This trick can be used to bring up birth memories at will. However, I DON’T recommend it in general unless you’re willing to pay the potential consequences of activated but unfinished trauma in your life. You might have a major new emotional or physical problem suddenly show up. Even if you are used to intense inner work, I do not recommend this. Be warned! (Of course, this can also flush up trauma like drowning, which needs to be dealt with, but usually the intense experience of birth overshadows everything else.) I recommend reading both Dr. Stanislav Grof’s work on birth trauma and the coex system, for example The Adventure of Self Discovery, and Dr. Arthur Janov’s later work on birth trauma, after he concluded such a thing was possible, such as Imprints or The New Primal Scream.
What To Expect - Past Lives
When following down a sequence of traumas, you might find that you go so far as to end up in another lifetime! Or, through other work, you may have gotten in touch with such a past life trauma. You will recognize yourself, even though you have a completely different body and personality, and you will often recognize others you know in this lifetime in that past traumatic situation. It turns out that we heal them in exactly the same way as a trauma in this lifetime. However, clients access past life material to escape a similar sensation in this lifetime. Once the pressure is handled from the past life, the trauma in this lifetime needs to be healed.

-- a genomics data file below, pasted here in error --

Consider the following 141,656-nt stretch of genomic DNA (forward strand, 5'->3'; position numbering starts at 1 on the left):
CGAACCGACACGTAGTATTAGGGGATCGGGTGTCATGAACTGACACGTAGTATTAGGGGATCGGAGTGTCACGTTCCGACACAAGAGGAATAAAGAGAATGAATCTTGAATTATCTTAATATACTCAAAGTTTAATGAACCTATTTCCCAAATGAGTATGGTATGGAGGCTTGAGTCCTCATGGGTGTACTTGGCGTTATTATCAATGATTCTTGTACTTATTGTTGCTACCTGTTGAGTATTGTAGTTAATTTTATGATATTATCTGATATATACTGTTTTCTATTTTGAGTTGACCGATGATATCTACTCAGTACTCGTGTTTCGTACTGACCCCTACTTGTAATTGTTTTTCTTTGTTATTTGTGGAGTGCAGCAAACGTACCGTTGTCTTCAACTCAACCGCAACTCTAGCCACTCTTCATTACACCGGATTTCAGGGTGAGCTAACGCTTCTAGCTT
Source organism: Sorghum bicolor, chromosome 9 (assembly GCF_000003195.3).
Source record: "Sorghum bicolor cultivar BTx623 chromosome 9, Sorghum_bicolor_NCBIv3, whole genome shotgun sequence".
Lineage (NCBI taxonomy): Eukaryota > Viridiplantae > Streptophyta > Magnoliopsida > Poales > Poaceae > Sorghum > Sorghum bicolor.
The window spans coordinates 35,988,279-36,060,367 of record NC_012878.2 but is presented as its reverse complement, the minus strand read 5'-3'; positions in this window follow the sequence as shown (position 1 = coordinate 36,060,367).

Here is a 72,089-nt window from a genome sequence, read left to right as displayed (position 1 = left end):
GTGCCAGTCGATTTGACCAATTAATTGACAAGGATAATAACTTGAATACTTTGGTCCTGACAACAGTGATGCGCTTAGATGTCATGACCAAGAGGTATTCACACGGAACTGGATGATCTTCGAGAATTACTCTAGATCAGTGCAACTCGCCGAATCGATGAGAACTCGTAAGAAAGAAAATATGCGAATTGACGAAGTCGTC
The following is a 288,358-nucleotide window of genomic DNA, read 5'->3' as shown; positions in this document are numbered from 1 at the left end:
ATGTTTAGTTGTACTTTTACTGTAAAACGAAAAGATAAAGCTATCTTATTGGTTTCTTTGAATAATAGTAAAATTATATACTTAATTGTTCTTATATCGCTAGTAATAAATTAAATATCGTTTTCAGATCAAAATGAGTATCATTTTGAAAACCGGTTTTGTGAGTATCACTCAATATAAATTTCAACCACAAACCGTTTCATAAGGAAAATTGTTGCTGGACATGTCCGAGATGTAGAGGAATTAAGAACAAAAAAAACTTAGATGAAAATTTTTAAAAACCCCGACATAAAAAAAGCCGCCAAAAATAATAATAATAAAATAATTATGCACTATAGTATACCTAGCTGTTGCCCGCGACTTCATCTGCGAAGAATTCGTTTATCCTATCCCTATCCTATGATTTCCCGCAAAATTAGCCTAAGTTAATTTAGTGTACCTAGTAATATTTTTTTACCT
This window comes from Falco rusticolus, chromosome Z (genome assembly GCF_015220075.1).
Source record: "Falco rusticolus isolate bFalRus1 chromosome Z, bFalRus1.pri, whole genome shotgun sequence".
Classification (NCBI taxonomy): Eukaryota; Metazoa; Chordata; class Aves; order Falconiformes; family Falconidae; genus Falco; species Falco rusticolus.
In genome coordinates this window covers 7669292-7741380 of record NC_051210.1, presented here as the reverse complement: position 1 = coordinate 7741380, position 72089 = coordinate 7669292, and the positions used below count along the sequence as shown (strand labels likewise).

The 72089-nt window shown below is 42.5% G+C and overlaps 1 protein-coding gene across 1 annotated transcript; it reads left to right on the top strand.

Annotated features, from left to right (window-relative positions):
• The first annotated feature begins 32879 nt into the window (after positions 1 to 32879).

About 1% or 2% of the people I’ve worked with find themselves in a past life the first time we work together, but with more healing work the other people start finding this stuff. However, beware! I discovered that about 3% of the people I work with the first time come up with fake past life stuff, especially folks who are into new age philosophy. It tends to be delusional, as in seeing Christ on the cross, being in Atlantis, missing out in a group ascension to heaven, etc. Why am I so sure it’s delusional? Because they don’t heal when dealing with this, but when I have them stay in their own lifetimes with the feeling, they do heal, and they realize the past life was a fake.